[sic] Magazine

Miles Hunt and Erica Nockalls – Catching More Than We Miss

With The Wonder Stuff seemingly, for now, mothballed to occasional nostalgia shows, Miles Hunt (and some of the Wonder Stuff alumni) are forging ahead. In the age of the new market, where bands are small businesses instead of employees of abusive record companies that don’t know the difference between their arse and their elbow, Miles Hunt & Erica Nockalls from The Wonder Stuff return to recorded duty (aided by Andres Karu on drums), to create an album that is clearly from the same family. If you enjoy The Wonder Stuff – and you should – this album is another fine slice of life from their ongoing story.

As ever, the things that drew me to the Wonder Stuff to start with twentysomething years ago are still here: a sharp wit, lyrical insight, a passion for life and a vigour, sitting on top of fine melodic abilities and a determination to continue making a racket, because, after all, there’s nothing else you can do. At 42, Miles is almost (if not actually) middle-aged, and there is little of the typical mid-life crisis: the themes and content are kitchen-sink dramas, moments of life, snatches, fragments of a life made of kitchens, jumpers, the juggling of finance and balding and guts, all of life, the mundane made to mountains, in some way to cast our lifelong struggles in the context of the miniscule drama of daily life.

Aside from the words, there’s the music. I hate to use the words folk-rock: it conjures images of bland stuff with violins and the usually terrifying jaunty raggle-taggle that scuppered mid-era Waterboys. Here, thankfully, Miles partner Erica adds flavour to the style with the added dimension of being a one-woman string section. Unlike certain, lesser talents (Elbow, Oasis, etc) who think adding an orchestra automatically bestows gravitas, the music comes here with the added depth and dimension of a portable, real string section which sounds and feels organic, and not pumped out of a cheap touring Korg 9000. The benefits of the analogue playing are obvious, the bend and emphasis of fingers on soft strings give the strong songs a depth and dimension. (Erica pops off halfway through as the voice of sober reason in ‘Plans In The Sky’ to offset a moment of mocking self-pity). It’s all rather fabulous. Miles away from The Wonder Stuff’s often excitable wit and cynicism, ‘Catching More Than We Miss’ is a grown up, reflective voice that is still in touch with the inner child.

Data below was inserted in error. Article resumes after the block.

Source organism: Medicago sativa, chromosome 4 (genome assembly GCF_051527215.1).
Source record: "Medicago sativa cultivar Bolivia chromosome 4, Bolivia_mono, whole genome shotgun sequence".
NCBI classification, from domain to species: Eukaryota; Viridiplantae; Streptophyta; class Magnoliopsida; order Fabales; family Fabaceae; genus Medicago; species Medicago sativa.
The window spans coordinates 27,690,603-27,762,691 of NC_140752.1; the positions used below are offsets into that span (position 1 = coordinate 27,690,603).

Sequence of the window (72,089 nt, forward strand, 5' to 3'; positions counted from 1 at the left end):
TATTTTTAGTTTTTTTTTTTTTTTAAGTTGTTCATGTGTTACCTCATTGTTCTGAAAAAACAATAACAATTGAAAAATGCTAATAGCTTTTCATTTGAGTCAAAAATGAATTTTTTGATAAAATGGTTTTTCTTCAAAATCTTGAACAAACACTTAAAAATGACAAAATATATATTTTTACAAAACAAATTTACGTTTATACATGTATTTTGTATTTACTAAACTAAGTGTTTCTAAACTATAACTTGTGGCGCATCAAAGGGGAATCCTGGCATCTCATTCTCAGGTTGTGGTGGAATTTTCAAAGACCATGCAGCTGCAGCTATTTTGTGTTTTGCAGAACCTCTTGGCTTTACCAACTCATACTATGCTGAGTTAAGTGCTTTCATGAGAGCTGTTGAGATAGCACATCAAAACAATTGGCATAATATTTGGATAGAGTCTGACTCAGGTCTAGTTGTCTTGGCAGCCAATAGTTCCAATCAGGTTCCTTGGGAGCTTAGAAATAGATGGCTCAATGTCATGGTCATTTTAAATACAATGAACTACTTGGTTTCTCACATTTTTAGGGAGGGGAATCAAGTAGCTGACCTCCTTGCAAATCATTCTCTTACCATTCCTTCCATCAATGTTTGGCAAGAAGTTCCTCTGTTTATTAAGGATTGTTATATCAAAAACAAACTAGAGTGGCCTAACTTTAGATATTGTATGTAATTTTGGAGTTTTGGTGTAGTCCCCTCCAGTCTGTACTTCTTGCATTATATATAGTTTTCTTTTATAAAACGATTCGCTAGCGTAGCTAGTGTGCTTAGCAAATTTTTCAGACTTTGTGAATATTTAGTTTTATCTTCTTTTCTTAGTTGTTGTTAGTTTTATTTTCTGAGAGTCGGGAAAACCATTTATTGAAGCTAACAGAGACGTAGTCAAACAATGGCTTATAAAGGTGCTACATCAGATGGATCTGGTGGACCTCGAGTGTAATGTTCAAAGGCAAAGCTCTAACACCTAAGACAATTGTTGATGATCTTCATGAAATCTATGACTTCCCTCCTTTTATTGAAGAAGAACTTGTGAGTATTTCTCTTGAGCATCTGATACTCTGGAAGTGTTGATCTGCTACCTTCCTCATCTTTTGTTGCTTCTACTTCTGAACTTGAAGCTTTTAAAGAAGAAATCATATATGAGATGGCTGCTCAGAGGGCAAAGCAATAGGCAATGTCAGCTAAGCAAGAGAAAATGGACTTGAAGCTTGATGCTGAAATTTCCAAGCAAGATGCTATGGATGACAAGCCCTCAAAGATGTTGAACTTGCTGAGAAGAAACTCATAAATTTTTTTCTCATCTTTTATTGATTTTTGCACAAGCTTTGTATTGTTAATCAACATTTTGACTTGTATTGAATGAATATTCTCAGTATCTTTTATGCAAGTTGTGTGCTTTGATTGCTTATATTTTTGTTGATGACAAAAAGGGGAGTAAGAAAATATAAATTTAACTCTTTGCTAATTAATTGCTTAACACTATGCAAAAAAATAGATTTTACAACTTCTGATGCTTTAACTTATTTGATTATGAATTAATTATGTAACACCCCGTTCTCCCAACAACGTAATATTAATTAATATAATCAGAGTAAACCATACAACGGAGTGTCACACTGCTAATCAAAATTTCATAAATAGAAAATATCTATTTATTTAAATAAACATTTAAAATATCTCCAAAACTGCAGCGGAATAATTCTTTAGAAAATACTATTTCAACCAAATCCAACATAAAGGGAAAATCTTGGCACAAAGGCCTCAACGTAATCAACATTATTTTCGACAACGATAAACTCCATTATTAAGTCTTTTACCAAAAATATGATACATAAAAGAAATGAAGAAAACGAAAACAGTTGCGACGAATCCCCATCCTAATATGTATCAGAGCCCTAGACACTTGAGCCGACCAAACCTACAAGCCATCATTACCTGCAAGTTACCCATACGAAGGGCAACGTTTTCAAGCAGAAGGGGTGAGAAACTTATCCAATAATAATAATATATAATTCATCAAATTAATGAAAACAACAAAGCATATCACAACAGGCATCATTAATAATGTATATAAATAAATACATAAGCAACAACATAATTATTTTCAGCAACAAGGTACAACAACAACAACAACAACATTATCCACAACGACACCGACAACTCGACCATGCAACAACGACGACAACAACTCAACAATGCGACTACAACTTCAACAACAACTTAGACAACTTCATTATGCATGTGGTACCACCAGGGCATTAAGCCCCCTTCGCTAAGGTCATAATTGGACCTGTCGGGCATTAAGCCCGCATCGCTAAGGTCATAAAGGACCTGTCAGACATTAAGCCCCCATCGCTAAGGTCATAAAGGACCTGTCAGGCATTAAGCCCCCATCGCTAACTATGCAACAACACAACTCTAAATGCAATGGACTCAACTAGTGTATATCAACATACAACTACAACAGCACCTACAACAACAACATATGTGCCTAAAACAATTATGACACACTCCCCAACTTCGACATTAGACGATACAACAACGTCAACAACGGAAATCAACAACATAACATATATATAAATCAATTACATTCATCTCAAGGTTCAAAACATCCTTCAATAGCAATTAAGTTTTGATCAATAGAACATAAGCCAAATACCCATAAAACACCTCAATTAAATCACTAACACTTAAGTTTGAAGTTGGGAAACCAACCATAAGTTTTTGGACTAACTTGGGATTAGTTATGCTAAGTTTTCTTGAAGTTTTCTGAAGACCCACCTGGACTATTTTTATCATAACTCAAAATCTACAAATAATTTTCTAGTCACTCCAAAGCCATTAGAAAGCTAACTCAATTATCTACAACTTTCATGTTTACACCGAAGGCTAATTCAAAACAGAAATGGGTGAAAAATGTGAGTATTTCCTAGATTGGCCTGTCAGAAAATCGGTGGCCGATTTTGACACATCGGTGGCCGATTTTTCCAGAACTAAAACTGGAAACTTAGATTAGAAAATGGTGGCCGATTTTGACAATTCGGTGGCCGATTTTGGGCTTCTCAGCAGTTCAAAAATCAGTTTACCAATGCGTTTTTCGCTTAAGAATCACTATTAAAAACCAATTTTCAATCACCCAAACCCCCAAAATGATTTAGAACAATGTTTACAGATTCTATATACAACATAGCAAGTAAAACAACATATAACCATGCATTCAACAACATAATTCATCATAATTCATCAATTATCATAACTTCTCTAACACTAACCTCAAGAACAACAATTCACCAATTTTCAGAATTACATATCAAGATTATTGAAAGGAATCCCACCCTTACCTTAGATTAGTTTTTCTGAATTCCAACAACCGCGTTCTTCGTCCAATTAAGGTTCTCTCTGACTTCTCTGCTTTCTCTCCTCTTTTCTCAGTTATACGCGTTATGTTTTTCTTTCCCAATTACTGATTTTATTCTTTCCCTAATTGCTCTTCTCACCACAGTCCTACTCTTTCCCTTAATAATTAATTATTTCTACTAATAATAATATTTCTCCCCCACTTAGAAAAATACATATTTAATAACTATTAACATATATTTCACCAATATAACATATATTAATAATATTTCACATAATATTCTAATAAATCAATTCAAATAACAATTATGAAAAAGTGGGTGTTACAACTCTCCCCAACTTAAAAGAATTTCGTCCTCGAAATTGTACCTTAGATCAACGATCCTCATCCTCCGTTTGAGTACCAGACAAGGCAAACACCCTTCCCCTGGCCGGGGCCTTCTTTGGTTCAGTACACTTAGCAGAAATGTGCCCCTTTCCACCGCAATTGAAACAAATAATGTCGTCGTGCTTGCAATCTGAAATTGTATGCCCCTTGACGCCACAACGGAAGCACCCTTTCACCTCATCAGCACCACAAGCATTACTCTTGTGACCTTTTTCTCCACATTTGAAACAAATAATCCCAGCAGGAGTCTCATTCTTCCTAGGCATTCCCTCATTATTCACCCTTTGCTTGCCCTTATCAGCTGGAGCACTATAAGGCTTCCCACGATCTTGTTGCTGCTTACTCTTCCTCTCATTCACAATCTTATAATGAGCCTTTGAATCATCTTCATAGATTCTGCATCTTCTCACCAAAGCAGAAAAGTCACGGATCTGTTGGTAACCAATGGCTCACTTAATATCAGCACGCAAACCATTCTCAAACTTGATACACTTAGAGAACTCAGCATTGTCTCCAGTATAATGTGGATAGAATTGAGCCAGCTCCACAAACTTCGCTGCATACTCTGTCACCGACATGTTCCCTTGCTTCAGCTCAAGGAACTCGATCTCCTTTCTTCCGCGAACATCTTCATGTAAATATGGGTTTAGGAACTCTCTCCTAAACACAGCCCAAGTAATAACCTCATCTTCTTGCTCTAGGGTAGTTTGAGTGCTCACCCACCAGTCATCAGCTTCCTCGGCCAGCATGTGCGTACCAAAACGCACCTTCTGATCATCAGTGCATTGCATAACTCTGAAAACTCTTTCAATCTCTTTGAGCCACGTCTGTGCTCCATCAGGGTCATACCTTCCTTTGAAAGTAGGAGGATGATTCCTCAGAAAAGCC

It’s music with big ideas and a big idea that is also small enough to get inside the veins of your soul and sit there. Older, wiser, and this is no bad thing, but also true. And all truth has some beauty in it.


The Wonderstuff in concert

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